If in crisis, call or text 988, the Suicide and Crisis Lifeline.

John Hudson

On July 5, 2016, John received a phone call while on the golf course with his youngest son informing him that his younger brother Will had died by suicide. It changed his life forever. John, along with his sister Kate is one of the founders of the Will for Hope Foundation and currently serves as President and Treasurer. John lives in Columbia, South Carolina, with his wife Julie and their two sons, Jack and Henry. John is a practicing attorney and is driven to help others avoid the same tragedy that became his family’s reality seven years ago. Through Will for Hope, John strives to live out Romans 8:28: “And we know that in all things, God works for the good of those who love him, who have been called according to his purpose.”

Kate (Hudson) Monk

Kate is co-founder and current Vice-President of the Will for Hope Foundation. As twin sister to Will, she grew up with a constant playmate, supporter, and competitor by her side. Both Kate and Will enjoyed many years of competitive tennis together growing up at the beach. Kate lives in Atlanta, Georgia with her husband Michael and three children Mary Kate, John, and Elizabeth. She is actively involved in her children’s schools and she and her family are active members of the First Presbyterian Church of Atlanta. Through Will for Hope, Kate along with her older brother, John, are committed to helping those who struggle with mental health as well as their families find hope, healing, and a community of support.

Jim Feldman

Jim graduated from the University of Rochester in New York with a degree in Political Science in 1992. He went on to earn his Juris Doctor from Ohio Northern University in 1995. He is admitted to practice in both New York and South Carolina. He moved to Horry County SC in 1996. In 1997 Jim opened his own law practice and has worked in this field ever since. Jim has held past area civic positions including President of the Grand Strand Optimist Club, Member of the Waccamaw Sertoma Club, Chairman of the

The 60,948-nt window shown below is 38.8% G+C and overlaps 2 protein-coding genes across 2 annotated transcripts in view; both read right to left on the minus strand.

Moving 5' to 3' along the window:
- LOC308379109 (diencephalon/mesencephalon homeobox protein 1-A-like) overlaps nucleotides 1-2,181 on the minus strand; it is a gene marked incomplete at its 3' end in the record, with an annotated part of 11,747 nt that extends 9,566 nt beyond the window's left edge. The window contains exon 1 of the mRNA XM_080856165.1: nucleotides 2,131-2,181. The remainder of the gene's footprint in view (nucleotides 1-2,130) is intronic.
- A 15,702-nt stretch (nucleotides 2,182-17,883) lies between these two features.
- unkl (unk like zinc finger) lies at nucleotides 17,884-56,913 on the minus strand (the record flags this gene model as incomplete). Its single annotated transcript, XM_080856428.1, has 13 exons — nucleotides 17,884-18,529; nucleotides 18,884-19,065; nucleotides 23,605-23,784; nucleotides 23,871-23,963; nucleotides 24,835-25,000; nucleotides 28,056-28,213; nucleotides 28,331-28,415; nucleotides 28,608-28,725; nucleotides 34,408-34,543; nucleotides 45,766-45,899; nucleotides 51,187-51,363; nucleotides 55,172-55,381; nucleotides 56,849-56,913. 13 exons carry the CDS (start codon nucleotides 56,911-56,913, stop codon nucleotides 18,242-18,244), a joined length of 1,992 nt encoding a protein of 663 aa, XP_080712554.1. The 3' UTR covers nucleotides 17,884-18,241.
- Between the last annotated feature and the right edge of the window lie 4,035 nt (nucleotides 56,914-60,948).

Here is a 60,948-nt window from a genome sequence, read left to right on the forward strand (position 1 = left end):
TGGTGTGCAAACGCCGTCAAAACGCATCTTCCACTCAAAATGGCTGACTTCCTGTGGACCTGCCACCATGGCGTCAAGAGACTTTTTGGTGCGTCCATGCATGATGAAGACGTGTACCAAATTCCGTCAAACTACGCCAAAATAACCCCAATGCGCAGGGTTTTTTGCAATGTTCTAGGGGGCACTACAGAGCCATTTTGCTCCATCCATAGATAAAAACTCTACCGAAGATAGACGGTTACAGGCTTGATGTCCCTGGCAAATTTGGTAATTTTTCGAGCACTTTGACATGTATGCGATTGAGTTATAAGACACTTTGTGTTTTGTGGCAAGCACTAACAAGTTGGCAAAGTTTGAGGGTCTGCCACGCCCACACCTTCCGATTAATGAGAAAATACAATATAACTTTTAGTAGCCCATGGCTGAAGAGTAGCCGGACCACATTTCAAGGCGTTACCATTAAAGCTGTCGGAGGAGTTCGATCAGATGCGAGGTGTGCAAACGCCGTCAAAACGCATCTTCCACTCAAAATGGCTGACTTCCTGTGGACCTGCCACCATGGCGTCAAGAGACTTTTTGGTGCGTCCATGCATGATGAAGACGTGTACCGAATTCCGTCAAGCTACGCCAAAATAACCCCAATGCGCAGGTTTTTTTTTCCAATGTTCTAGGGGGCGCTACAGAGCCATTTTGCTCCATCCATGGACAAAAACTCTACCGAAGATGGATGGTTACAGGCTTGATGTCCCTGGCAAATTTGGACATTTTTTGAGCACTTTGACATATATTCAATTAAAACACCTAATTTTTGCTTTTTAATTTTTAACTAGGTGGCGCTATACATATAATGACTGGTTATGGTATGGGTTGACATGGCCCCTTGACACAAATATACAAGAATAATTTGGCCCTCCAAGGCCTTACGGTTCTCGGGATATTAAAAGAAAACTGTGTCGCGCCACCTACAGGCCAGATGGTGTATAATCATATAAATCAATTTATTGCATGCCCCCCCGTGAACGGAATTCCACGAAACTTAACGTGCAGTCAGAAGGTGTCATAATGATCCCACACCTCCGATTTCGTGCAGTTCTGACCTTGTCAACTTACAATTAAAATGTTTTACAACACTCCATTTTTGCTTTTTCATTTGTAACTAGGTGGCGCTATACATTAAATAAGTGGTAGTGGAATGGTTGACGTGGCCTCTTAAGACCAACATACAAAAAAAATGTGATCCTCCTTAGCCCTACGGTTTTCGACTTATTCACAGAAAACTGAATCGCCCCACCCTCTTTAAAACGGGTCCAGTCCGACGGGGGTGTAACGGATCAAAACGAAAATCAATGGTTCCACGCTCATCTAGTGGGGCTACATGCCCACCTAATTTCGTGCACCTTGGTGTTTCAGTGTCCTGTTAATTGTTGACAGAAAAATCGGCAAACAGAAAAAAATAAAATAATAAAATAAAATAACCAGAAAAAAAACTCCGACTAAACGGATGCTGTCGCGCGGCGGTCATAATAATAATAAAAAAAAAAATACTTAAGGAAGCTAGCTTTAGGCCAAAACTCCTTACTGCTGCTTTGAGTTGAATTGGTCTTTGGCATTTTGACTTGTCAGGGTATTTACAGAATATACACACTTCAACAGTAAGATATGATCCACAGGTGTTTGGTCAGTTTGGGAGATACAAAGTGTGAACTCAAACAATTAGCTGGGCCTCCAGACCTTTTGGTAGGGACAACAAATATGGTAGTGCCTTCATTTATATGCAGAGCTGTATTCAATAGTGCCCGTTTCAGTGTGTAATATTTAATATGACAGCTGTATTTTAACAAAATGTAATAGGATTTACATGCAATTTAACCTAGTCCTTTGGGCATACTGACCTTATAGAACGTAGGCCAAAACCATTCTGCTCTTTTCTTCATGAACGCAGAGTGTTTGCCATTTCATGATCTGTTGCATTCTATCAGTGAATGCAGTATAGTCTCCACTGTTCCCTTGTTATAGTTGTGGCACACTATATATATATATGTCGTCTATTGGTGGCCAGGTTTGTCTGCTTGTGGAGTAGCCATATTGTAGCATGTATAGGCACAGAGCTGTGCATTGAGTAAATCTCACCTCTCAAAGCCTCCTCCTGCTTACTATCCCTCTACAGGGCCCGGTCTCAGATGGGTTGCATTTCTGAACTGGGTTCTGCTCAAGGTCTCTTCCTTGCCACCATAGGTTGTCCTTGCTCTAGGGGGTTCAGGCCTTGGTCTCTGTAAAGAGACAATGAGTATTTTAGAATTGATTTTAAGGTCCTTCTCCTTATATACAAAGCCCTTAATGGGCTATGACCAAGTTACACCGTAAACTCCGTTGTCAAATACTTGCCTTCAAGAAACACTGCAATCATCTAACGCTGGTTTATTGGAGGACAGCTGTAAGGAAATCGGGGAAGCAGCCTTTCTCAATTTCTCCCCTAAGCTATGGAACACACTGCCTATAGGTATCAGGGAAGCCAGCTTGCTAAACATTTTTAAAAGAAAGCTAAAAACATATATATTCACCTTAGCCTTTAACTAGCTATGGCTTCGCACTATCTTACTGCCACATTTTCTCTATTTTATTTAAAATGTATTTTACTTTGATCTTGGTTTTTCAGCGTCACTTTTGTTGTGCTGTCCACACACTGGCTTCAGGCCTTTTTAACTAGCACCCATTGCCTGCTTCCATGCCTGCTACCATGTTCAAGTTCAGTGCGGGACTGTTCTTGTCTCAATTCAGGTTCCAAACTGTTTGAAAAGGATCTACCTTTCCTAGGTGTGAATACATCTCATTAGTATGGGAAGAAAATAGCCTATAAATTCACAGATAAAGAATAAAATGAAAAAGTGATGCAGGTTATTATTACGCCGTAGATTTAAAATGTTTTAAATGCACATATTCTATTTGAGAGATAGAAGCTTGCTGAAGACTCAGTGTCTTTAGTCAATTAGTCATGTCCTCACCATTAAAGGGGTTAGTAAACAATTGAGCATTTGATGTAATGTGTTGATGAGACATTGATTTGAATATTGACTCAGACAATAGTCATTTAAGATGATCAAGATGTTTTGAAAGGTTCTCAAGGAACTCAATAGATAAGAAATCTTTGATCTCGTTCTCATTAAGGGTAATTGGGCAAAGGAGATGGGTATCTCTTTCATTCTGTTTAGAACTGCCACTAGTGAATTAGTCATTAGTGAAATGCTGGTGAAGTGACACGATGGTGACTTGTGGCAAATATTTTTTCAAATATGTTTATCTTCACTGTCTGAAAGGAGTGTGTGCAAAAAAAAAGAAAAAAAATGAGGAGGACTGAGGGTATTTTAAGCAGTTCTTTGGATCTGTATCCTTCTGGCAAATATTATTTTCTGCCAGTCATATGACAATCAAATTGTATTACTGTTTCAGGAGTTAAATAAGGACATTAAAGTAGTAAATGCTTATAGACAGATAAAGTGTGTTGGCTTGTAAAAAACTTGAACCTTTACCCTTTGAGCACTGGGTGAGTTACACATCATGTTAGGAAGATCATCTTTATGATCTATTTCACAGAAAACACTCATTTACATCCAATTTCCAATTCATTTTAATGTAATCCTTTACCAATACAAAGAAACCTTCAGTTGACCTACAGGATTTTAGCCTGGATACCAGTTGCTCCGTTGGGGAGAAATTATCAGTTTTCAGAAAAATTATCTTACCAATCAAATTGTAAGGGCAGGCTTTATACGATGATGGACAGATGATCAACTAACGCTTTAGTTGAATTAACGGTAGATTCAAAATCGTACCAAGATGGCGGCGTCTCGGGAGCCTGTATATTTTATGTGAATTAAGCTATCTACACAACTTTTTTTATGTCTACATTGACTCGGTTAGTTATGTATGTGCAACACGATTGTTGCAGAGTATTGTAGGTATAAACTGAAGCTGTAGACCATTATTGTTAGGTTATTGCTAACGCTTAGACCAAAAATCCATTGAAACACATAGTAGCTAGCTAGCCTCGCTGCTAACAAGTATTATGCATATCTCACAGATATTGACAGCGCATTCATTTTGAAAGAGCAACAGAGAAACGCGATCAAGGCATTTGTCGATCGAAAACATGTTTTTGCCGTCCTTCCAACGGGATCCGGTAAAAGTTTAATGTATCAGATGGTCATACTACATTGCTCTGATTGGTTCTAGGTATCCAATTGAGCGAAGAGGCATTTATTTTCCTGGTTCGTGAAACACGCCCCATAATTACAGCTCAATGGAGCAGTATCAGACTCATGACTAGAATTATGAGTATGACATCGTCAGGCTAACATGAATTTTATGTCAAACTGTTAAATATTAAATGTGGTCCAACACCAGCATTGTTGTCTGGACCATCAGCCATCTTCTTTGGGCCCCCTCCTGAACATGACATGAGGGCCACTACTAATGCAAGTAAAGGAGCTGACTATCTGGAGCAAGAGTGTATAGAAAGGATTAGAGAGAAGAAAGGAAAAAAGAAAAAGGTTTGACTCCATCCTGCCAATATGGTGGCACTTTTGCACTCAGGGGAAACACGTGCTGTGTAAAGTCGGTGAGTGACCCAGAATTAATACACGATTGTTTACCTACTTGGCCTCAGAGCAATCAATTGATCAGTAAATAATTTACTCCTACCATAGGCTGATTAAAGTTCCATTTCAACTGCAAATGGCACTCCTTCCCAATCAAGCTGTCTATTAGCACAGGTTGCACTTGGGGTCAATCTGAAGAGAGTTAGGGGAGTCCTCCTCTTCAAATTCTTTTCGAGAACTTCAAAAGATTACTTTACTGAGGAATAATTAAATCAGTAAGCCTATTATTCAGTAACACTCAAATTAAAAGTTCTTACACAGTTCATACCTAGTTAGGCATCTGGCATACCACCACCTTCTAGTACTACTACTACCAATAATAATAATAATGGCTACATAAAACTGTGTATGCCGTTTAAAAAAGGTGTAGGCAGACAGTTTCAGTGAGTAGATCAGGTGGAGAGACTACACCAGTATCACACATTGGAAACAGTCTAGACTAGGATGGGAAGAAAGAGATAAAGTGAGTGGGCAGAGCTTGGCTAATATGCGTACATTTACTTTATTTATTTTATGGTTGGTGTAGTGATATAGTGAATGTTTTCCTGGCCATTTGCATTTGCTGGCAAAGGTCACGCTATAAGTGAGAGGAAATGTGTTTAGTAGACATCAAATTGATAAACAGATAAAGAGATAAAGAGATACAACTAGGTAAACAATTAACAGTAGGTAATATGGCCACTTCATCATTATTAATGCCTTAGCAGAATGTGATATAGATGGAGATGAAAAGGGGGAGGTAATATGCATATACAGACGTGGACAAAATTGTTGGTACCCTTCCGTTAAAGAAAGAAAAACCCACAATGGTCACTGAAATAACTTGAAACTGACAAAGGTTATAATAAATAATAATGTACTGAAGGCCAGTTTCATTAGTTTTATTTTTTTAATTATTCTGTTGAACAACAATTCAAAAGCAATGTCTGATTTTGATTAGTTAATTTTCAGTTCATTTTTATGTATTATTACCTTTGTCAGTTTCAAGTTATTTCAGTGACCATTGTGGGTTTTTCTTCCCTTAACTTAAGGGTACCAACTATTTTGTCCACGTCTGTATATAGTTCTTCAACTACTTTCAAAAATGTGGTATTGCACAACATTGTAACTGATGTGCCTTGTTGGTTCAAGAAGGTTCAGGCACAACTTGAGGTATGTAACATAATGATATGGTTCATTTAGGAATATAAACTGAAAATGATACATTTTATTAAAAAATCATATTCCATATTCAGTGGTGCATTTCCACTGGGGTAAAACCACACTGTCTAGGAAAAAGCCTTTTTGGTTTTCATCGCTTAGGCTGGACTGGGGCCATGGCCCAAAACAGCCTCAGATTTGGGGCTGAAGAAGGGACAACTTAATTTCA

Board of Zoning Appeals for the City of Myrtle Beach, Member of the Quality and Drainage Commission for the City of Conway, and presently serves on the Board of Directors for the Alano Club of Myrtle Beach. He continues to be an active Member of the Coastal Carolina Association of Realtors, having served on its Legislative Committee in the past. Jim is a graduate of Leadership Grand Strand, was President of his high school class and is a proud Eagle Scout.

Macon Lovelace

Macon Lovelace brings 17 years of experience in the South Carolina commercial real estate market to Trinity Partners. As Partner, Macon focuses on brokerage and development out of the firm’s Columbia office. Formerly a Senior Broker with a statewide brokerage company, its overall top producer in 2013 and 2018, and its top leasing agent in 2017, Macon brings a diverse background in commercial real estate, banking (commercial lending), and property development. He is an accomplished producer known for his financial acumen and holistic approach to each transaction. Macon has been consistently recognized for his professional excellence and was recognized in 2020 for the top selling individual broker in South Carolina by the Columbia, Greenville, and Charleston Business Monthly publications. He has been awarded the Central Carolina Realtor’s Association Circle of Excellence for 2007-2010. In 2012-2020 he was recognized by Costar as one of the area’s top brokers based on overall transaction value. He is currently the Board Chair for the Sisters of Charity Foundation, on the Executive Board of the Columbia Chamber of Commerce, Chair of the Public Policy Committee, and a member of the Advisory Board of First Reliance Bank. Macon is the Past President of the Leadership Columbia Alumni Association, Former Board Chair of City Year Columbia, and a graduate of Leadership South Carolina and Leadership Columbia. Macon graduated from Wofford College, cum laude, with a degree in International Business, and he attended the Graduate School of Banking at Louisiana State University. Macon and his wife have two children. He enjoys anything outdoors, playing golf and traveling.